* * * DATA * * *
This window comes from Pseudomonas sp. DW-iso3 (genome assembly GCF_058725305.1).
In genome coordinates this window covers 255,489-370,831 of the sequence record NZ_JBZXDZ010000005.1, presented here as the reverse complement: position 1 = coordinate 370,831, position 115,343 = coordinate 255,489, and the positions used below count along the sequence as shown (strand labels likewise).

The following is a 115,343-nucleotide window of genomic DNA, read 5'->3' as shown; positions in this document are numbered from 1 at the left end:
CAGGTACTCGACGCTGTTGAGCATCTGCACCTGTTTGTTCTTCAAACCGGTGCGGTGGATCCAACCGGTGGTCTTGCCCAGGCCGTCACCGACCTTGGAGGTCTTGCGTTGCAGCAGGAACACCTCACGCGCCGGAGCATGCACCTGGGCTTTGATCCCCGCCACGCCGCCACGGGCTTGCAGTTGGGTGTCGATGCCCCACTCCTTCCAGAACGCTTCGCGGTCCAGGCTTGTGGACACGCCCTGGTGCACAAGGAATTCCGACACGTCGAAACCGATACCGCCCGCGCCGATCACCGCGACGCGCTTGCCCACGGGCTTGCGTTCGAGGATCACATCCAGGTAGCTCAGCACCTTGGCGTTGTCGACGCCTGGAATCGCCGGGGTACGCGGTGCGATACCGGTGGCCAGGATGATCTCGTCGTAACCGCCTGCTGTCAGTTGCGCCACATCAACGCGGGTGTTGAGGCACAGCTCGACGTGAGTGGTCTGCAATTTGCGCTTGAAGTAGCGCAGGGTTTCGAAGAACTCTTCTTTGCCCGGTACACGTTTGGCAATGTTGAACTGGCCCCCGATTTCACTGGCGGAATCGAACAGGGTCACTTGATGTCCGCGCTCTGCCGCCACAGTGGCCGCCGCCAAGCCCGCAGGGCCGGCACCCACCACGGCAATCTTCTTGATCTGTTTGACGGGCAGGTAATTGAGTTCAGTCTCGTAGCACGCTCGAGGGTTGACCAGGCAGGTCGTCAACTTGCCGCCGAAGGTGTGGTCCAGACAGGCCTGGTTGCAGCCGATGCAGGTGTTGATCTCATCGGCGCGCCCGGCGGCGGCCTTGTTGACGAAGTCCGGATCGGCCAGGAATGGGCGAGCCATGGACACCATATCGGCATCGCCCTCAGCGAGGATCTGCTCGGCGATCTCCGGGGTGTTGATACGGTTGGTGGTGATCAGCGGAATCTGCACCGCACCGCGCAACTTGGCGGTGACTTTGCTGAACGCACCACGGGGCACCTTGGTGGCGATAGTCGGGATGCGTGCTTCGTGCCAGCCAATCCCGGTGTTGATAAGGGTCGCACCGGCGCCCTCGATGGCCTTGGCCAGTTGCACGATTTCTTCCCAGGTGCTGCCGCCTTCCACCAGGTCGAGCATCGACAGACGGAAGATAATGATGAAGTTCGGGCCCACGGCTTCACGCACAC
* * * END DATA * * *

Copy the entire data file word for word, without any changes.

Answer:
This window comes from Pseudomonas sp. DW-iso3 (genome assembly GCF_058725305.1).
In genome coordinates this window covers 255,489-370,831 of the sequence record NZ_JBZXDZ010000005.1, presented here as the reverse complement: position 1 = coordinate 370,831, position 115,343 = coordinate 255,489, and the positions used below count along the sequence as shown (strand labels likewise).

The following is a 115,343-nucleotide window of genomic DNA, read 5'->3' as shown; positions in this document are numbered from 1 at the left end:
CAGGTACTCGACGCTGTTGAGCATCTGCACCTGTTTGTTCTTCAAACCGGTGCGGTGGATCCAACCGGTGGTCTTGCCCAGGCCGTCACCGACCTTGGAGGTCTTGCGTTGCAGCAGGAACACCTCACGCGCCGGAGCATGCACCTGGGCTTTGATCCCCGCCACGCCGCCACGGGCTTGCAGTTGGGTGTCGATGCCCCACTCCTTCCAGAACGCTTCGCGGTCCAGGCTTGTGGACACGCCCTGGTGCACAAGGAATTCCGACACGTCGAAACCGATACCGCCCGCGCCGATCACCGCGACGCGCTTGCCCACGGGCTTGCGTTCGAGGATCACATCCAGGTAGCTCAGCACCTTGGCGTTGTCGACGCCTGGAATCGCCGGGGTACGCGGTGCGATACCGGTGGCCAGGATGATCTCGTCGTAACCGCCTGCTGTCAGTTGCGCCACATCAACGCGGGTGTTGAGGCACAGCTCGACGTGAGTGGTCTGCAATTTGCGCTTGAAGTAGCGCAGGGTTTCGAAGAACTCTTCTTTGCCCGGTACACGTTTGGCAATGTTGAACTGGCCCCCGATTTCACTGGCGGAATCGAACAGGGTCACTTGATGTCCGCGCTCTGCCGCCACAGTGGCCGCCGCCAAGCCCGCAGGGCCGGCACCCACCACGGCAATCTTCTTGATCTGTTTGACGGGCAGGTAATTGAGTTCAGTCTCGTAGCACGCTCGAGGGTTGACCAGGCAGGTCGTCAACTTGCCGCCGAAGGTGTGGTCCAGACAGGCCTGGTTGCAGCCGATGCAGGTGTTGATCTCATCGGCGCGCCCGGCGGCGGCCTTGTTGACGAAGTCCGGATCGGCCAGGAATGGGCGAGCCATGGACACCATATCGGCATCGCCCTCAGCGAGGATCTGCTCGGCGATCTCCGGGGTGTTGATACGGTTGGTGGTGATCAGCGGAATCTGCACCGCACCGCGCAACTTGGCGGTGACTTTGCTGAACGCACCACGGGGCACCTTGGTGGCGATAGTCGGGATGCGTGCTTCGTGCCAGCCAATCCCGGTGTTGATAAGGGTCGCACCGGCGCCCTCGATGGCCTTGGCCAGTTGCACGATTTCTTCCCAGGTGCTGCCGCCTTCCACCAGGTCGAGCATCGACAGACGGAAGATAATGATGAAGTTCGGGCCCACGGCTTCACGCACAC